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CFP: Engaging Narrative Theory: Critical Approaches to the Storytelling Boom (3/15/2020)

Engaging Narrative Theory: Critical Approaches to the Storytelling Boom

Special Issue of Poetics Today 2022

Guest Editors: Maria Mäkelä & Hanna Meretoja

“Narratives are everywhere” was once the triumphant slogan of narrative scholars, but now we are starting to realize that this might in fact be a problem. In contemporary social media induced narrative environments, stories of personal change and disruptive experience often end up dominating over systematic data or scientific knowledge. As argued by researcher of social politics Sujatha Fernandes (2017), the contemporary storytelling boom is, in essence, inseparable from the neoliberal doctrine highlighting the upward mobility of an individual, while downplaying supra-individual societal structures and processes. Moreover, compelling stories are extremely difficult to challenge and falsify, regardless of their purpose and consequences. Narrative has, indeed, a unique capacity to capture and convey human experience – what it feels like to be this particular person living through these particular events. This doctrine is now being widely popularized across spheres of life; storytelling consultancy thrives, economists talk about “narrative economics” (Shiller 2019), and practices ranging from personal branding (see Salmon 2010) to socio-political activism (see Polletta 2006, Fernandes 2017) increasingly draw  from a narrative repertoire. An insufficiently researched area are all the possible downsides of these engaging narratives that everyone should allegedly be crafting in today’s story economy. While Western literary and philosophical traditions have their own strong story-critical currents, contemporary practices of storytelling are permeated by a strong story-positivity that ought to be challenged by narratologists as well as philosophically, sociologically, and psychologically oriented narrative scholars.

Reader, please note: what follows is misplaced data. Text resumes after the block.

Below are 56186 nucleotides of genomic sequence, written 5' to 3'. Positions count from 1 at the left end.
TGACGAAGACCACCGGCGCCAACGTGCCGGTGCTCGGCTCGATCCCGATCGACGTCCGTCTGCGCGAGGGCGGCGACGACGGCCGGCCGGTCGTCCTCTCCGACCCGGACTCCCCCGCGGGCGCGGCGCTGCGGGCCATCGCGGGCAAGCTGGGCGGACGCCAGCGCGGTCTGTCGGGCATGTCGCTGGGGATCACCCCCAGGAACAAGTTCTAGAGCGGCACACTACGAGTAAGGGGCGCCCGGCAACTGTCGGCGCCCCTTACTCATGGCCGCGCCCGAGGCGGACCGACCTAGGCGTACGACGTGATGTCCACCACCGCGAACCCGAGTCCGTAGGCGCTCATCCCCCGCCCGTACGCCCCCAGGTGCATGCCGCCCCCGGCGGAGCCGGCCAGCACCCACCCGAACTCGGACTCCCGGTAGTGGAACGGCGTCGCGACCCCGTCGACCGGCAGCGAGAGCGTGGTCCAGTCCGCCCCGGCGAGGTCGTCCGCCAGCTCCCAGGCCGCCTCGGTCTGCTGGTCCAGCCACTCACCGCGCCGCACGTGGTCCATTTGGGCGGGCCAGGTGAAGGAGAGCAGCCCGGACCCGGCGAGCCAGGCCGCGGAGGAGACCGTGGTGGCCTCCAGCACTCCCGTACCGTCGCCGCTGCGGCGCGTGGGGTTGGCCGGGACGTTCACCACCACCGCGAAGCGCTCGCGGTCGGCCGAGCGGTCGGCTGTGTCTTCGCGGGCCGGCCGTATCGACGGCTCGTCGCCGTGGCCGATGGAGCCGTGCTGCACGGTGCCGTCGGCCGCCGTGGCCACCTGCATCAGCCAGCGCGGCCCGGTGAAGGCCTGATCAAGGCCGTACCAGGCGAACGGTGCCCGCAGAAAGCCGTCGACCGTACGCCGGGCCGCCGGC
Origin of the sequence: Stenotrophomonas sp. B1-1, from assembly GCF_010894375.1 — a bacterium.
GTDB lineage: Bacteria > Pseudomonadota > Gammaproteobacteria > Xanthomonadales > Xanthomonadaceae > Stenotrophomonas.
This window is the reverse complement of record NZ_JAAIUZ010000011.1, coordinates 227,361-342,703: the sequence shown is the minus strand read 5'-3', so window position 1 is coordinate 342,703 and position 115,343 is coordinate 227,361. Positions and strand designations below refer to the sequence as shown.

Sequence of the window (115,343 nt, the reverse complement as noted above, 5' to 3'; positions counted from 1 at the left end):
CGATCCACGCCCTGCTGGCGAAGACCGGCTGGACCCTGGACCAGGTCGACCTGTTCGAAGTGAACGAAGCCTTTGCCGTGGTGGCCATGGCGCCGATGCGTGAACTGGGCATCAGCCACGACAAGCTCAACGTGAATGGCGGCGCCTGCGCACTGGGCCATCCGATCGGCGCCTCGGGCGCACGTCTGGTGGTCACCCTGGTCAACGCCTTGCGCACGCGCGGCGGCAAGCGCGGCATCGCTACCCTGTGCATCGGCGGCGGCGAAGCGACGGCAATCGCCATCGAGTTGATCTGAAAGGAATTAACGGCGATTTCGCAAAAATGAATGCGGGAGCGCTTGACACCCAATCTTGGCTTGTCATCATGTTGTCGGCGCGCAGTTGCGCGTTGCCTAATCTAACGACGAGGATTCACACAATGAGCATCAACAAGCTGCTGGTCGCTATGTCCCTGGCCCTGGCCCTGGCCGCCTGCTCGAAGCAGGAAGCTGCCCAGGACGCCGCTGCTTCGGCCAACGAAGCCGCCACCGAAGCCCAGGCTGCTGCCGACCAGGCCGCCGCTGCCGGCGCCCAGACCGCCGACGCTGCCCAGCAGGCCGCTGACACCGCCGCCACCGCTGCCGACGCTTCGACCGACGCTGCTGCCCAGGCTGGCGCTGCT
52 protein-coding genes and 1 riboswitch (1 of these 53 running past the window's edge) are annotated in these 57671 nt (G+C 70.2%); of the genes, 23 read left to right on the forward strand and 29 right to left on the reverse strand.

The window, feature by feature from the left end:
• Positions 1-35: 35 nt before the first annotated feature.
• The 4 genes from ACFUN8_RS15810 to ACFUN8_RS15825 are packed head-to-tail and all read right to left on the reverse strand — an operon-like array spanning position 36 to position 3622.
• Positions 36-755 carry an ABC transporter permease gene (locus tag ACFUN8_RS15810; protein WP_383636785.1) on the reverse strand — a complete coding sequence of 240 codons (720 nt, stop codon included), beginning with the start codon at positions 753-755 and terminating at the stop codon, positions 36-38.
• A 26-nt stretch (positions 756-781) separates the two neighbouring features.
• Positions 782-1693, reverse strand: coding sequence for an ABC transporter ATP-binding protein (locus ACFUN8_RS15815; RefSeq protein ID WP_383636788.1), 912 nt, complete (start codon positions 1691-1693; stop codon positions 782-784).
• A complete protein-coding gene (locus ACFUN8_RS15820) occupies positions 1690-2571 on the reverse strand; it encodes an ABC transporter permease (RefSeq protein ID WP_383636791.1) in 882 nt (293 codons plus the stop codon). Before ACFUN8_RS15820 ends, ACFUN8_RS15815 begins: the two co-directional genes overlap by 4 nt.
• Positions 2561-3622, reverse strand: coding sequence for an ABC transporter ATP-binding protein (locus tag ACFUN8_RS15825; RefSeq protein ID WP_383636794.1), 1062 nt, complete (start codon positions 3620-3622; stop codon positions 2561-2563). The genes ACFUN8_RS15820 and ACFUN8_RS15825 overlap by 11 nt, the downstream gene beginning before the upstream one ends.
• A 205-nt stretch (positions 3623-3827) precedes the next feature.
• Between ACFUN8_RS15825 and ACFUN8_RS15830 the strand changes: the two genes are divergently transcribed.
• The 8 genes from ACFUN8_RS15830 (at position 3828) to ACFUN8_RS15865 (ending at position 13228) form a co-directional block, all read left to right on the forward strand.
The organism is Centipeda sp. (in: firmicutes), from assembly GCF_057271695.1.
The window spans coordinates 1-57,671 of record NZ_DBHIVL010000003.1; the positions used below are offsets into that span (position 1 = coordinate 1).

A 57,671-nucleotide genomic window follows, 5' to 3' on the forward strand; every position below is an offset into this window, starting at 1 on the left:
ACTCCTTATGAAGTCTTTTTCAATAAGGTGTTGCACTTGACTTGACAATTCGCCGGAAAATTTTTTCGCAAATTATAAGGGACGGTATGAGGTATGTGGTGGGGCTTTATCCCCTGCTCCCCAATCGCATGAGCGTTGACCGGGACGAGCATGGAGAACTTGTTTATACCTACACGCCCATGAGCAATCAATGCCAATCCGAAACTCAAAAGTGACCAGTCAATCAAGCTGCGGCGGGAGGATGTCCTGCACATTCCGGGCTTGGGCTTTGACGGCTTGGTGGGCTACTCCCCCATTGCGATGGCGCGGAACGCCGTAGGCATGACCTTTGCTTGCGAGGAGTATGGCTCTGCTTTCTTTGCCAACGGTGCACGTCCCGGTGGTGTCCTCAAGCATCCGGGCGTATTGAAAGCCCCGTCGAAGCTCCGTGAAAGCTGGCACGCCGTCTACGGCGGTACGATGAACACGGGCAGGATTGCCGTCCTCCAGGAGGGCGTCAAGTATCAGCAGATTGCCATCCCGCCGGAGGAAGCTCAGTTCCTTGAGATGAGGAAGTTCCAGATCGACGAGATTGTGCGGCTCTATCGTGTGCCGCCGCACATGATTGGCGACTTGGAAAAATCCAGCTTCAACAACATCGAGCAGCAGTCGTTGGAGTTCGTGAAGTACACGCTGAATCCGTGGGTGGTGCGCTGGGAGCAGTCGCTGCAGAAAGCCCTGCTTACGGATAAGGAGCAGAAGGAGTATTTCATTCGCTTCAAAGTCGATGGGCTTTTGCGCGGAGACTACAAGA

Many contemporary researchers in literary studies, psychology and philosophy like to claim that engaging with narratives enhances our mind-reading ability, or cognitive empathy, which plays a crucial role in social interaction and moral development. It is no wonder, then, that narrative is being touted as the miracle cure for a wide variety of individual and social ills. Many narrative studies approaches lend generous support to the instrumentalization of narrative form, and storytelling consultants and manuals are eagerly repeating more or less streamlined versions of recent studies on narrative and empathy. Yet narrative may just as well be put to uses that are dubious if not dangerous. The widespread, uncritical use of narratives of personal experience in journalism and social media may have large-scale consequences that were neither intended nor anticipated. Experientiality may come at the cost of informativeness, while the narrative form as such tends to complicate the distinction between fact and fiction. Self-fashioning through cultural narratives adopted from self-help literature is not without its risks either. Furthermore, while narratives are ideally suited to conveying human experiences, they may simplify and misrepresent – or simply fail to depict – complex social interactions or material processes, such as climate change. Consequently, one pertinent task for contemporary narrative scholars is to highlight not only the affordances but also the epistemic, cognitive, and ethical limitations of narrative forms and easily shareable masterplots (Mäkelä 2018, Mäkelä forthcoming).